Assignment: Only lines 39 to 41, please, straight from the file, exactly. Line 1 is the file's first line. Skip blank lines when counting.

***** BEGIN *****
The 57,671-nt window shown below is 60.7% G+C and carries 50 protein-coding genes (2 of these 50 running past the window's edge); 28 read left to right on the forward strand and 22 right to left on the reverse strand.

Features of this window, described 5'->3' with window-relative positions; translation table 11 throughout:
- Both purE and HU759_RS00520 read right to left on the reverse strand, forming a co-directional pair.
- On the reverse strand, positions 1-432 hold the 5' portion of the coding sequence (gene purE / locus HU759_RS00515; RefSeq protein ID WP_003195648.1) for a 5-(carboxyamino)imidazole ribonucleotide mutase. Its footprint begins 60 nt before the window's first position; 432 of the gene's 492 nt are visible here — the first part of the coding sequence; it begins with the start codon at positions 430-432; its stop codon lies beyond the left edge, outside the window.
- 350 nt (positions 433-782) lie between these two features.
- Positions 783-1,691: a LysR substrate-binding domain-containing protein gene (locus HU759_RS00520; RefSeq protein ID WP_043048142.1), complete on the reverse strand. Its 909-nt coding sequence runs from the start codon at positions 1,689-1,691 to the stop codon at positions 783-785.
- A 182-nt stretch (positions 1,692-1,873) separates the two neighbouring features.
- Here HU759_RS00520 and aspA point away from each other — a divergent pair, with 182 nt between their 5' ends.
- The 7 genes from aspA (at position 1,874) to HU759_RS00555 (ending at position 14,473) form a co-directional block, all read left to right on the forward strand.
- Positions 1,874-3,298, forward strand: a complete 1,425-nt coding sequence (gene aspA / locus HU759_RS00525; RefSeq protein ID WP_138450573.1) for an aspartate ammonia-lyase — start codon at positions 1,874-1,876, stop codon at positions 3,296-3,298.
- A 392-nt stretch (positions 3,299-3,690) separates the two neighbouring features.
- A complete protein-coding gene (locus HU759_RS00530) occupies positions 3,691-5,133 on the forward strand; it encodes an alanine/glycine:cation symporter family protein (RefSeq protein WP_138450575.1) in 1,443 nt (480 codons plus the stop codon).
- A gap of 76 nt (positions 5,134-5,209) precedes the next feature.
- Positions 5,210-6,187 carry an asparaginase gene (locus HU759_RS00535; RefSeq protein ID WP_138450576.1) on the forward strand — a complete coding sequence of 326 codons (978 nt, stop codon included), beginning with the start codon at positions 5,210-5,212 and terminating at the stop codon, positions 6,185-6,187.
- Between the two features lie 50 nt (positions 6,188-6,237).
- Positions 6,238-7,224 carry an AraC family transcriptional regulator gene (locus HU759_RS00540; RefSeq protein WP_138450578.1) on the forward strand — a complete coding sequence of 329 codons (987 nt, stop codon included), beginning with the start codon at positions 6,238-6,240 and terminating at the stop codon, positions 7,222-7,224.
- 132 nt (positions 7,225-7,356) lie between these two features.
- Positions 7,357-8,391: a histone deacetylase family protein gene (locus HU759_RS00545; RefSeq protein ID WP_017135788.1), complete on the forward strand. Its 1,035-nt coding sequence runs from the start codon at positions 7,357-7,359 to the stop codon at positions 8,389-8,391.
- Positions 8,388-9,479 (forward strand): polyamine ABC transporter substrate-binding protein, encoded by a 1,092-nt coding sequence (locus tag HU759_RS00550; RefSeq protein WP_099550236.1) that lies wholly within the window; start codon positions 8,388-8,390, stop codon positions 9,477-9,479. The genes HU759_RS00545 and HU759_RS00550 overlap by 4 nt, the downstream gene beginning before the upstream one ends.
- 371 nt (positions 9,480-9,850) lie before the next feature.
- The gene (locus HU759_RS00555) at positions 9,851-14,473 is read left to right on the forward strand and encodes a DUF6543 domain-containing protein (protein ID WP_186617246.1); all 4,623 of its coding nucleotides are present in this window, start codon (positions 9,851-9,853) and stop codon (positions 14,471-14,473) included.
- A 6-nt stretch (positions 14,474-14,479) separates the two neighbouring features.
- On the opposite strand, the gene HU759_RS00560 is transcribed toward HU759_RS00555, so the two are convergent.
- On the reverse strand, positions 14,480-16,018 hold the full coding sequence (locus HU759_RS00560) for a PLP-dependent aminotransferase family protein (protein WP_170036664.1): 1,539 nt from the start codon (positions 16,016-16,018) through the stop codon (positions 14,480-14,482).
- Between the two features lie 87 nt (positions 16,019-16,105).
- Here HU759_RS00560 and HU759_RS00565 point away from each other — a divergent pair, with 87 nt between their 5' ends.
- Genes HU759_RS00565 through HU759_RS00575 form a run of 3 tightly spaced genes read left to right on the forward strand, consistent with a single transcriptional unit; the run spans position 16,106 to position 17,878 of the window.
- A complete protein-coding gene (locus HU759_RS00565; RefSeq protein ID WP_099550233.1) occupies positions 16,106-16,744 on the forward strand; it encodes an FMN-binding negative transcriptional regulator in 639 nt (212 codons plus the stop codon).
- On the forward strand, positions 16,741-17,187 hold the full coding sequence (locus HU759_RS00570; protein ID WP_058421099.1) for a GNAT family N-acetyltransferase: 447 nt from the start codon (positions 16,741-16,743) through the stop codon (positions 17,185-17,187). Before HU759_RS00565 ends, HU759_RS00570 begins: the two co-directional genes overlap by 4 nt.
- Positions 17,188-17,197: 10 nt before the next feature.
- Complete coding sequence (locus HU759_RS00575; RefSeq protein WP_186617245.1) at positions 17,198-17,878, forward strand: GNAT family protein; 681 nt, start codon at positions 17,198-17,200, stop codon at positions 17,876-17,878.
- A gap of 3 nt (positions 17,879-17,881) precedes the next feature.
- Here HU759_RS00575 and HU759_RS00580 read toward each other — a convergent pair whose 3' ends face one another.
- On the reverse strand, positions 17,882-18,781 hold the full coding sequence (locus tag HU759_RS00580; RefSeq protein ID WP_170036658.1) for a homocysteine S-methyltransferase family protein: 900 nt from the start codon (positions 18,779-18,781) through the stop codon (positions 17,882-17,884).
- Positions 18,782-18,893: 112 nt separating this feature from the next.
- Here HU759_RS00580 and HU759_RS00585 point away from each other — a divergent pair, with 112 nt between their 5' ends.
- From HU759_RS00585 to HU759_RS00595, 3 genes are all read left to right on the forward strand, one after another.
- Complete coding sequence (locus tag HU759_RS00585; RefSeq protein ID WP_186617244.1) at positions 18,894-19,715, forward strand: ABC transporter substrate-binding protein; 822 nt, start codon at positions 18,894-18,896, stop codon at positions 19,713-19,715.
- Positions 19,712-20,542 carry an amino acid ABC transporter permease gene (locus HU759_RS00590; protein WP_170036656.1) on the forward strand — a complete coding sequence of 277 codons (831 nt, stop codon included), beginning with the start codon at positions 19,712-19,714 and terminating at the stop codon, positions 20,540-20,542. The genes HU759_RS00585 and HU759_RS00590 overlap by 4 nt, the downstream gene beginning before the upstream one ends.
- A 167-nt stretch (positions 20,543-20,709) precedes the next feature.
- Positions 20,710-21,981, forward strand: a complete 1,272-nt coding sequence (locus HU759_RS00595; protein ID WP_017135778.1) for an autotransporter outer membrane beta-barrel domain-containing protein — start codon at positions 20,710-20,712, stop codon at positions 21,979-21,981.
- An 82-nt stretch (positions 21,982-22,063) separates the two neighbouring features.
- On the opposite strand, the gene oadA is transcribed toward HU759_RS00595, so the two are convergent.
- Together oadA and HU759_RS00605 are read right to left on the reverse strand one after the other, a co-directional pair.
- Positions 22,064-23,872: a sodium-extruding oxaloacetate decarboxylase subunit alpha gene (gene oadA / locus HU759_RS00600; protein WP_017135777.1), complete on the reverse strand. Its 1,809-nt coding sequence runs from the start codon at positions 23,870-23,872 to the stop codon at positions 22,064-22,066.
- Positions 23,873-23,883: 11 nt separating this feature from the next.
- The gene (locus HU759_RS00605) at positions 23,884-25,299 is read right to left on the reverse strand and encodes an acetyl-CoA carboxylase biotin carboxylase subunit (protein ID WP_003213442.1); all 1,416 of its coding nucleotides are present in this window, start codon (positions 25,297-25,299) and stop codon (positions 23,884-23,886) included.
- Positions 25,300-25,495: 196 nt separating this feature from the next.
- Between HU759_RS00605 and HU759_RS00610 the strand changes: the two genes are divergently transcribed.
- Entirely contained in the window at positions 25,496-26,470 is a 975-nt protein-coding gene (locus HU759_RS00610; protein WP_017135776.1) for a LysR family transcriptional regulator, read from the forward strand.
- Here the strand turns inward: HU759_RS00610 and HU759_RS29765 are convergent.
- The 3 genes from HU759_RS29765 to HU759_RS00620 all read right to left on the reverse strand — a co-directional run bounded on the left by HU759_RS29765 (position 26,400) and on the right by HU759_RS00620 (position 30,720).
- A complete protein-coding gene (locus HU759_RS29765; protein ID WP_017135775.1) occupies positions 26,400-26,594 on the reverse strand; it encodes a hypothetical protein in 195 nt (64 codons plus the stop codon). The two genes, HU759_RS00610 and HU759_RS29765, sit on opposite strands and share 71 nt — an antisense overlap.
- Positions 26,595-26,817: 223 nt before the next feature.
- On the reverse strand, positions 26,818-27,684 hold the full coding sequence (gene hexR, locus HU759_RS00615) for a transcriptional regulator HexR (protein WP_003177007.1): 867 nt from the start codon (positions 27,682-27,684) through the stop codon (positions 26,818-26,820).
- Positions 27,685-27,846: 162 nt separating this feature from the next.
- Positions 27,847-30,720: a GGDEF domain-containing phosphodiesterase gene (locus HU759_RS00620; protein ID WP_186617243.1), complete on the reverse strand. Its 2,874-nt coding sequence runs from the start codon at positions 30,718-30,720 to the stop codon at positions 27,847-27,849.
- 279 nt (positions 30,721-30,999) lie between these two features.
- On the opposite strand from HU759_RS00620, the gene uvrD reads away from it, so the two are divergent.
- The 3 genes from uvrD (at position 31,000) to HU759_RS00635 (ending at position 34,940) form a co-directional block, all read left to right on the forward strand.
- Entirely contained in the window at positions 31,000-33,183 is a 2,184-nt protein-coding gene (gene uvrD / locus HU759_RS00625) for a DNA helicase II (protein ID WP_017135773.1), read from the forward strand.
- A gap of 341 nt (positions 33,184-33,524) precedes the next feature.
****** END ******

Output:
- Positions 19,712-20,542 carry an amino acid ABC transporter permease gene (locus HU759_RS00590; protein WP_170036656.1) on the forward strand — a complete coding sequence of 277 codons (831 nt, stop codon included), beginning with the start codon at positions 19,712-19,714 and terminating at the stop codon, positions 20,540-20,542. The genes HU759_RS00585 and HU759_RS00590 overlap by 4 nt, the downstream gene beginning before the upstream one ends.
- A 167-nt stretch (positions 20,543-20,709) precedes the next feature.
- Positions 20,710-21,981, forward strand: a complete 1,272-nt coding sequence (locus HU759_RS00595; protein ID WP_017135778.1) for an autotransporter outer membrane beta-barrel domain-containing protein — start codon at positions 20,710-20,712, stop codon at positions 21,979-21,981.